Apple’s design team did a very nice job making tweaks to the UI to make iOS 11 more consonant with the unique details of the X’s hardware. One example is that on the iPhone X, iOS 11’s “cards” are rounder to be more harmonious with the rounded corners of the X’s screen. Lots of nice touches like this throughout.
I think I miss the Home button a little, but I do like the new Home affordance which shows up at the bottom of the screen as a little bar to encourage you to pull on it. However, it tends to look like a progress bar that’s just not showing any progress. I think this needs to be redesigned.
The notch is a nuisance for sure. It’s not elegant. It also forces some downstream usability problems. An example: when I connect to my office’s VPN, the indicator that I’m on the VPN is hidden in the top right area “behind” the wireless, Wi-Fi and battery indicators. After using the VPN for a while, I forgot that I was still connected because the indicator was not visible. That’s not good.
The physical size of this model is a major improvement over the Plus size of Apple’s previous models. I had really come to dislike how large and unwieldy my iPhone 6 Plus was, and I’m incredibly happy that this new model gives me basically the same screen real estate in a much more easily held physical frame.
I’ve done a reasonable amount of public speaking in my career but until this year’s Adobe MAX conference, where I appeared onstage during the keynote to present the official release of Adobe XD 1.0, I had never given a public software demo before. It’s true that a demo is not entirely dissimilar from giving a talk or lecture—many of the same presentation skills apply to both—but I discovered that in many ways demos are an entirely different kind of beast. So I thought I would write up some of my personal observations on the whole experience for those who are curious or who might one day have an opportunity to do something similar.
Like many folks working in tech I’ve demoed software countless times in the past but almost always in private settings—for colleagues, customers, investors, or to small groups of users. What makes an occasion like the Adobe MAX keynote unlike those prior experiences is its scale. There were 11,000 attendees in the Las Vegas auditorium where it was held, plus an overflow room and untold more viewers of the live stream.
A live audience of that size demands that even a short, ten-minute demo like the one I gave needs to become something that barely resembles the “real life” version of itself that it’s meant to represent. Most people use software alone in an almost improvised manner—whatever it takes to get the job done—and almost never talk about their actions aloud. A keynote demo upends that solitary activity and transforms it into a public performance that’s heavily rehearsed and narrated live, in real time.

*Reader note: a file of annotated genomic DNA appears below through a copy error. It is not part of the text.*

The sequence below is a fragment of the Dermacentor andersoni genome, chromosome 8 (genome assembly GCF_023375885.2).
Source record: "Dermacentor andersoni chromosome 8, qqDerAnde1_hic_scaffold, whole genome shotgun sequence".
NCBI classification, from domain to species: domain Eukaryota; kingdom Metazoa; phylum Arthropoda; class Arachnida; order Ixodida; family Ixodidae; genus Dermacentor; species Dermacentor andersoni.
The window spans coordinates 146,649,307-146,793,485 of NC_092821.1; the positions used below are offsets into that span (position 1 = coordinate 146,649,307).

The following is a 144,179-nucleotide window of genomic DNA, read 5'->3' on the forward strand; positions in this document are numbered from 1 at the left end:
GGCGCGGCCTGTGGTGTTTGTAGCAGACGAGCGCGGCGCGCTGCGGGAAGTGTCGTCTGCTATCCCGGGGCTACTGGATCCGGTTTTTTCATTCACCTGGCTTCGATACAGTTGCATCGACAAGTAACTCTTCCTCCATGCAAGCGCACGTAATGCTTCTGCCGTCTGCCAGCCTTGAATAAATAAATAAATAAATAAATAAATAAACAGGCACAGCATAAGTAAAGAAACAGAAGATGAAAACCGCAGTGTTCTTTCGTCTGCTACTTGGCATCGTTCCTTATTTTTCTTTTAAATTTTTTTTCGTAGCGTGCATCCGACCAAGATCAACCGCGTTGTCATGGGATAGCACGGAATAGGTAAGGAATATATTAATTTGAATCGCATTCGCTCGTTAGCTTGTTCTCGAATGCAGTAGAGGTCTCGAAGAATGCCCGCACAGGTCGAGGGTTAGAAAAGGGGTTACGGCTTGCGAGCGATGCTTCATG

In fact the central thing I learned about these kinds of demos is that they require exhaustive practice. In the two months leading up to the MAX conference, I flew out to San Francisco every single week, leaving New York on Monday and returning on Thursday or Friday, all to rehearse my ten minute demo again and again and again. In San Francisco, I’d spend nearly all day, every day practicing with the keynote’s production team and with the other keynote presenters. When I wasn’t officially in rehearsals, I was often running through my part on my own, usually in my hotel room but occasionally muttering it aloud walking around the Adobe offices. It was an all-consuming process.
You might be thinking to yourself, “That’s excessive,” which is an understandable reaction. But what I also learned is how absolutely necessary all that time was in developing the story of what I was going to be demoing. Even though there was relatively little debate about the aspects of Adobe XD that I would be presenting onstage, the actual narrative of those features really had to be developed through iterative, organic evolution. The version of the demo that I first began rehearsing back in late August was very different from the version that ended up onstage in mid-October, and it changed countless times in between.
Each of those many run-throughs was more than just a matter of learning or memorizing the content. The real value in doing it over and over, a dozen or two times a day, is that it allows you to make an endless number of incremental tweaks along the way—adding or subtracting a word or phrase here or there, trying out different sequences and emphases, learning how to communicate the message a tiny bit more clearly or succinctly.
There’s also the added complexity of the assets, or the sample design file, that forms the heart of the demo. Having a great looking project with which to show off an app’s capabilities makes all the difference. For various reasons, the sample file we started with had to be discarded, and so I spent a lot of time with one of our designers creating something entirely new, from scratch. He’s based in Germany which is five hours ahead of New York and eight hours ahead of San Francisco, which of course exacerbated the interminable jet lag that I was aready experiencing from all my back-and-forth travel. It was a very strange period of my life.